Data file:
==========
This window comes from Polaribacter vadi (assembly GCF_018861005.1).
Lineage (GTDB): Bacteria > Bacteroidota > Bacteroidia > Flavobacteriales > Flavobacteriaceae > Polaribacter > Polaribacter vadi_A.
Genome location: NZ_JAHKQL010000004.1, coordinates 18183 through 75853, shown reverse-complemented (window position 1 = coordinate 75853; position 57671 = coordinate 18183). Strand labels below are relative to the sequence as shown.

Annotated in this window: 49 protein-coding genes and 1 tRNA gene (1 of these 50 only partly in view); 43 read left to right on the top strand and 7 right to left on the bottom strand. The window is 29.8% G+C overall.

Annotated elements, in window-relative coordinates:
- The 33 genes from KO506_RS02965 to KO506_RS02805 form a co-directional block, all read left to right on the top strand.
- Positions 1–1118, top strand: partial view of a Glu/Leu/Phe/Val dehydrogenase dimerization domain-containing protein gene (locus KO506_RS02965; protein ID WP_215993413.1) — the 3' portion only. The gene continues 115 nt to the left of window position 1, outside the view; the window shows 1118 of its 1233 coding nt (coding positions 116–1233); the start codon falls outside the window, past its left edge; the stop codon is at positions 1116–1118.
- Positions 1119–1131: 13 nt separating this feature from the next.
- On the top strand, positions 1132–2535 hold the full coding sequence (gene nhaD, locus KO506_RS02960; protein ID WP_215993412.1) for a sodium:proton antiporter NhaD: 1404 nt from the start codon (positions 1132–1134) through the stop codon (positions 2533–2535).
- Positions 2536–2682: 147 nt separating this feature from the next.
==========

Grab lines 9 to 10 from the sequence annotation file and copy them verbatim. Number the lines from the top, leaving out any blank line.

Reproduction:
- On the top strand, positions 1132–2535 hold the full coding sequence (gene nhaD, locus KO506_RS02960; protein ID WP_215993412.1) for a sodium:proton antiporter NhaD: 1404 nt from the start codon (positions 1132–1134) through the stop codon (positions 2533–2535).
- Positions 2536–2682: 147 nt separating this feature from the next.